4.2. Classification of metric perturbations

Now we consider small perturbations of the spacetime metric away from the Robertson-Walker form:

 (4.11)

We have introduced two 3-scalar fields (x, ) and (x, ), one 3-vector field w(x, ) = wi ei, and one symmetric, traceless second-rank 3-tensor field h(x, ) = hij ei ej. No generality is lost by making hij traceless since any trace part can be put into . The factors of 2 and signs have been chosen to simplify later expressions.

Equation (4.11) is completely general: gµ has 10 independent components and we have introduced 10 independent fields (1 + 1 + 3 + 5 for + + w + h). In fact, only 6 of these fields can represent physical degrees of freedom because we are free to transform our 4 coordinates (, xi) without changing any physical quantities. Infinitesimal coordinate transformations, called gauge transformations, result in changes of the fields (, , w, h) because the spacetime scalar ds2 = gµ dxµ dx must be invariant under general coordinate transformations. We shall explore the consequences of this invariance later. Coordinate invariance complicates general relativity compared with other gauge theories (e.g., electromagnetism) in which the spacetime coordinates are fixed while other variables change under the appropriate gauge transformations.

Unless stated explicitly to the contrary, in the following we shall treat the perturbation variables (, , wi, hij) exclusively as 3-tensors (of rank 0, 1, or 2 according to the number of indices) with components raised and lowered using ij and ij. In doing this we choose to use ij as the 3-metric in the perturbed hypersurface of constant despite the fact that the spatial part of the 4-metric (divided by a2) is given by (1 - 2)ij + 2hij. This treatment is satisfactory because we will assume that the metric perturbations are small and we will neglect all terms quadratic in them. However, we will use gµ to raise 4-vector components: Gµ = gµ G. Do take care to distinguish Latin from Greek!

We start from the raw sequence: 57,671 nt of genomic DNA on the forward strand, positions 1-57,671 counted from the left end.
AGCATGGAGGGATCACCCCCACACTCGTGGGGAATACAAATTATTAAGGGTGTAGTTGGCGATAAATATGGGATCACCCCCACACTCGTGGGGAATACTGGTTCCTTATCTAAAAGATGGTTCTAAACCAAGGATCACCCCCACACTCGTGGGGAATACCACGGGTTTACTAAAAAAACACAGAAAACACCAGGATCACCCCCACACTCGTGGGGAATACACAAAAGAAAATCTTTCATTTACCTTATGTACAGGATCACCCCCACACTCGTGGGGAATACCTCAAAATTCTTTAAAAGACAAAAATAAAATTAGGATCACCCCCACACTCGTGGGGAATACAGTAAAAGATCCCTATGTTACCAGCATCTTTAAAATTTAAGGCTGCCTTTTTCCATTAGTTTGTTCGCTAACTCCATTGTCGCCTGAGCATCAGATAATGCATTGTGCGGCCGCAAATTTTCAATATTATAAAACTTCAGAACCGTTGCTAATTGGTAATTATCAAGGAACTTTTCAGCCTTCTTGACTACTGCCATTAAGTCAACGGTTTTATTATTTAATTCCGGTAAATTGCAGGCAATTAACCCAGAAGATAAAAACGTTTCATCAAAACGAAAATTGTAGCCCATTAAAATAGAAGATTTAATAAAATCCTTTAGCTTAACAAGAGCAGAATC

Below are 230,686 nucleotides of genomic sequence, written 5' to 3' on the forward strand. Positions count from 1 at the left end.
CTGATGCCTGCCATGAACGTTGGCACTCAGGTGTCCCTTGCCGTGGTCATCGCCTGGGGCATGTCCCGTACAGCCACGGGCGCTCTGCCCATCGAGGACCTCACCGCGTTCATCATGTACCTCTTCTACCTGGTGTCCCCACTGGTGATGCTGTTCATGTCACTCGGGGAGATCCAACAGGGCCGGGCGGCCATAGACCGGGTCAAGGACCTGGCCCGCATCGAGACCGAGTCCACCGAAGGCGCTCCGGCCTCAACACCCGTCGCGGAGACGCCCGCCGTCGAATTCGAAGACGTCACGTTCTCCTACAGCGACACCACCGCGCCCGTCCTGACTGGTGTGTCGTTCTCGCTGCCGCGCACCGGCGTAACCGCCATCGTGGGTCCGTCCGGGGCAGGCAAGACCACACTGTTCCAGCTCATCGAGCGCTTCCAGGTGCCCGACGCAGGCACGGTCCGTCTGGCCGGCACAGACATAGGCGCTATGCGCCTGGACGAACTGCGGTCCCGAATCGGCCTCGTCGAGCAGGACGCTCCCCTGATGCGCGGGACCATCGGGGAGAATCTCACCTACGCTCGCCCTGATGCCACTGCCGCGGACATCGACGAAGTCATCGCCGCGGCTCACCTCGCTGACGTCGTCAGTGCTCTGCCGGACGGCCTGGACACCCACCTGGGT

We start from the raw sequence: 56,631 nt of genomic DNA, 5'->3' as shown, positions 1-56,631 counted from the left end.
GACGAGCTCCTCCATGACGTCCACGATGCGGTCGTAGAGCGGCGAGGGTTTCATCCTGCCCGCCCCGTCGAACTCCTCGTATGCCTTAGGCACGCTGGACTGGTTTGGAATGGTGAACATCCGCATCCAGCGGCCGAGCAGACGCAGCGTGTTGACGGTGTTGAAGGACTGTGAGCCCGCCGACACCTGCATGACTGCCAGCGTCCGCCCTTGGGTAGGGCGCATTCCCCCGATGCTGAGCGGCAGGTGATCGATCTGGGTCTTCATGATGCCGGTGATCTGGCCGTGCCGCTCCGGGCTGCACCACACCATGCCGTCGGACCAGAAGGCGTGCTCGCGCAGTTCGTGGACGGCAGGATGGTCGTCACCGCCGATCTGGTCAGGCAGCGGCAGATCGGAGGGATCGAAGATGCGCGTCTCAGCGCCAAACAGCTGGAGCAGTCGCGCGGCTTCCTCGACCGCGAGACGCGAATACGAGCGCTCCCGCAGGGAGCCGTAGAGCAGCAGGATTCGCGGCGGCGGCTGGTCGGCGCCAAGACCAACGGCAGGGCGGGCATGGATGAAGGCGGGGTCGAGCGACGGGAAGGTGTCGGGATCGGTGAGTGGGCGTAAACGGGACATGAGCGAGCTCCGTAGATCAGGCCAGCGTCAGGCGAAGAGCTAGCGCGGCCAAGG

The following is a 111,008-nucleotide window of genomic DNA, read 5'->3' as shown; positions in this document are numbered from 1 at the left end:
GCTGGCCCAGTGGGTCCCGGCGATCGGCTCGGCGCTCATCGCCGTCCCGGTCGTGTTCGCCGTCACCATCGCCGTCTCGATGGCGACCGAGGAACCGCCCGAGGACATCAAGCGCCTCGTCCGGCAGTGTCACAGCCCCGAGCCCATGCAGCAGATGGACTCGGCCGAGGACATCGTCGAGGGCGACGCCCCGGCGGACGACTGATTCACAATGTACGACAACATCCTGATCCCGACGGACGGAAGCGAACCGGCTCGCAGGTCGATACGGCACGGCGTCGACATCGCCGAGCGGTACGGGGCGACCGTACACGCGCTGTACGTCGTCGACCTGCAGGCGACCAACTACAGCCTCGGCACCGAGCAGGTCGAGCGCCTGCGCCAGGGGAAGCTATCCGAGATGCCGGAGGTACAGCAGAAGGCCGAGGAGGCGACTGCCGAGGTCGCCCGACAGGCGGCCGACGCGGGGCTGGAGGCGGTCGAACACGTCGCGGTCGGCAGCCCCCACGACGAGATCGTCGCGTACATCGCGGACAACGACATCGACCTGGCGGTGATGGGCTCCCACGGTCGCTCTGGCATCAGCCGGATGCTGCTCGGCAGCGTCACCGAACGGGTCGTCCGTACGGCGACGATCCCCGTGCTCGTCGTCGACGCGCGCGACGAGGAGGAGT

We have introduced 3-scalar, 3-vector, and 3-tensor perturbations. (From now on we will drop the prefix 3- since it should be clear from the context whether 3- or 4- is implied.) Are these the famous scalar, vector, and tensor metric perturbations? Not quite! Recall the decomposition of a vector into longitudinal and transverse parts:

 (4.12)

Since w|| = -w for some scalar w, how can it be called a vector perturbation? By definition, only the transverse component w represents a vector perturbation.

There is a similar decomposition theorem for tensor fields: Any differentiable traceless symmetric 3-tensor field hij(x) may be decomposed into a sum of parts, called longitudinal, solenoidal, and transverse:

 (4.13)

The various parts are defined in terms of a scalar field h(x) and transverse (or solenoidal) vector field h(x) such that

 (4.14)

where we have denoted symmetrization with parentheses and have employed the traceless symmetric double gradient operator:

 (4.15)

Note that the divergences of h|| and h are longitudinal and transverse vectors, respectively (it doesn't matter which index is contracted on the divergence since h is symmetric):

 (4.16)

where 2 h (2 hi) ei. (We do not call h the transverse part, as we would by extension from w, because "transverse" is conventionally used to refer to the tensor part.) The longitudinal tensor h|| is also called the scalar part of h, the solenoidal part h is also called the vector part, and the transverse-traceless part hT is also called the tensor part. This classification of the spatial metric perturbations hij was first performed by Lifshitz (1946).